West Indies v India, 1st Test, Kingston, 3rd day June 22, 2011

Sammy not deterred by criticism

"Keep doing what you are doing Sammy … all will be all right," a small section of the crowd at Sabina Park sang in the support of West Indies captain Darren Sammy. It almost felt out of place, as elsewhere in the stadium, he was getting the stick. To say that Sammy is not a popular man in the West Indies would be an understatement. Debate over his place in the Test side has filled radio waves; callers have been after his head. And on the second day in Kingston, to make matters worse, he dropped Rahul Dravid when he was on six. Dravid went on to make 112.

"I didn't sleep well last night," Sammy said with a smile at the end the third day, after he picked up four wickets. The crowds were still gunning for him. "When I am out on the field I don't hear the crowd; I block everything around me. I have a job to do as a captain, to make field placements and changes, and I try not to take on what's said from outside. And obviously I try to put in a [good] performance. My job was to bowl lots of dot balls and restrict the scoring. And the attacking bowlers try to get the wickets. On some days fortunately I get wickets, some, I don't."

Sammy said the debate over his place in the side motivated him to do better. "When you know your back is always against the wall out there in public, you either use it as motivation or you fall down and die," he said. "I use it as a motivation. I don't view the comments from the crowd as nasty. If it's naughty I laugh. Those who encourage and those who discourage … I take it as a positive."

West Indies require another 195 runs for a win with 7 wickets remaining and Sammy believed his team could pull it off. But the pitch is up and down and taking turn, and West Indies are prone to collapses. It will be a tough ask; so much, it seems, depends on Shivnarine Chanderpaul. Brendan Nash managed just three nets sessions before this Test, Darren Bravo is yet to show he has the maturity and the nous to win Tests from such positions, and can the lower order be depended on to do this on their own? West Indies need a substantial contribution from Chanderpaul and Sammy was aware.

"We all know what Shiv is capable of," Sammy said. "He has been excellent throughout his career - he has been in this kind of position many times and has handled it very well. That's why he has a Test average of just under 50. To get to this victory target we will need big partnerships. He knows what is required and will guide young Bravo out there. He is our most experienced player and I know he will come [out] with his best."

Rahul Dravid too knew it. "If we get a couple of quick wickets we can run through them," Dravid said. "But we know that Shiv is a dangerous player who can stick in there; he has got the skills to bat in any conditions and they have a few very good young batsmen as well. We need to be patient tomorrow and create chances."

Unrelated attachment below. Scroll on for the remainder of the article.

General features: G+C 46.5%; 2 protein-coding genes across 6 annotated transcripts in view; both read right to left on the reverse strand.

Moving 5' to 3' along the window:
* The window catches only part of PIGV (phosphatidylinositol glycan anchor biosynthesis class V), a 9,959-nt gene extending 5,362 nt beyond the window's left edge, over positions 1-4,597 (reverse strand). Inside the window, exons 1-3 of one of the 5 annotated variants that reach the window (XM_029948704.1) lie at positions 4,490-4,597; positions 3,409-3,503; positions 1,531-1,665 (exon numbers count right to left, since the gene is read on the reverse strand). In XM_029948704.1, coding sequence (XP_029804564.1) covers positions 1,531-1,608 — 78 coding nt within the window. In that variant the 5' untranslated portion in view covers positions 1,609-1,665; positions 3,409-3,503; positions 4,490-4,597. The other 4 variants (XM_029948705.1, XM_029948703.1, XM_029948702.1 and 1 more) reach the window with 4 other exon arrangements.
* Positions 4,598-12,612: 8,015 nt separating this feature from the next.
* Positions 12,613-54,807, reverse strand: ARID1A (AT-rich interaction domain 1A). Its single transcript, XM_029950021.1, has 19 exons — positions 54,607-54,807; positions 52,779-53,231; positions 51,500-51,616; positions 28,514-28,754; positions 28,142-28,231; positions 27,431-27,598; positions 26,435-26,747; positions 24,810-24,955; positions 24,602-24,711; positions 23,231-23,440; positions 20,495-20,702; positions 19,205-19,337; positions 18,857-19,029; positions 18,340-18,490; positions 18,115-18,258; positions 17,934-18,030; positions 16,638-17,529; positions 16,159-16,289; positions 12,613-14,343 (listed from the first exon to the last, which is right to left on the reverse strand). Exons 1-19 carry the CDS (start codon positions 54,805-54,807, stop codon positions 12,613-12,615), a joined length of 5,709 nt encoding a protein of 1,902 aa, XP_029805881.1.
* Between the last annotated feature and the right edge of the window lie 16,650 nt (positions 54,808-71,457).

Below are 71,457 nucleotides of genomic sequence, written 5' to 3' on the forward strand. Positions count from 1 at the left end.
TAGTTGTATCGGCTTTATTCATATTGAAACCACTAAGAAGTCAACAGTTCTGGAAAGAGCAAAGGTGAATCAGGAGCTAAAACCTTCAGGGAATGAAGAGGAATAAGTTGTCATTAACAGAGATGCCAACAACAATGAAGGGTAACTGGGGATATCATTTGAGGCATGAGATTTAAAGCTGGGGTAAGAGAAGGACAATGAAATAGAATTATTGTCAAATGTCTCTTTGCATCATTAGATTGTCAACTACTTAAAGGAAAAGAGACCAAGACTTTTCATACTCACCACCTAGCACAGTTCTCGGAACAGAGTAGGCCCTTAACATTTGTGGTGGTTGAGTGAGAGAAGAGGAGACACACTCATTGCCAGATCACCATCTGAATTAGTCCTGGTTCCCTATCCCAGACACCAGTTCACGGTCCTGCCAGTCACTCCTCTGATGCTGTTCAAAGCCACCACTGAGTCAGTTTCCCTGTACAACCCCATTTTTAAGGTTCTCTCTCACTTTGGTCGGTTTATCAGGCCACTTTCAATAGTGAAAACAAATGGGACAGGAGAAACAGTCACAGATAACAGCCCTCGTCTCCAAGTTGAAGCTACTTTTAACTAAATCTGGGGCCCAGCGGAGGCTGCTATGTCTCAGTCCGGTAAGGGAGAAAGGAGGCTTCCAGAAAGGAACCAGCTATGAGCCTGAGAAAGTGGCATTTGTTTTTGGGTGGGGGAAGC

Sammy believed that self-belief was key. "We have to believe we can," he said. "We just have to show the commitment and fight. The first hour will be important. The team that wins the first hour will be in a good position. At this stage it's pretty even. We have two set batsmen at the crease and they are playing well."

West Indies' approach in the second innings was refreshing. Barring Chanderpaul and Nash, West Indies don't look a team, who can defend and grind their way out of trouble, especially on a pitch with some spice in it. Adrian Barath looked almost too eager to attack, and perhaps tripped on an overdose of adrenalin; but it was better than doing nothing. "Barath and [Lendl] Simmons have together a lot for Trinidad for a long time so they bat well together. Unfortunately Barath chased a wide one, but they gave us a good start. It was good to see them being positive and trying to get to the target."

Irrespective of whether Chanderpaul scores or not, Sammy could also be called upon to contribute with the bat. Coach Ottis Gibson said he was happy with Sammy's bowling; the only thing he wanted from his captain was some runs. "The runs haven't come with my bat," Sammy said. "This could be the time when the captain gets some runs for the team. Hopefully the tables will turn."

If things turn dire tomorrow, West Indies and Sammy will look back at their first-innings batting debacle. "We should have batted much better in the first innings," Sammy said. "That has been problem for number of years. Hopefully tomorrow we will get a good score. As long as we can get the batting side of things correct, and I stop dropping these catches, we should be all right."

Sriram Veera is a staff writer at ESPNcricinfo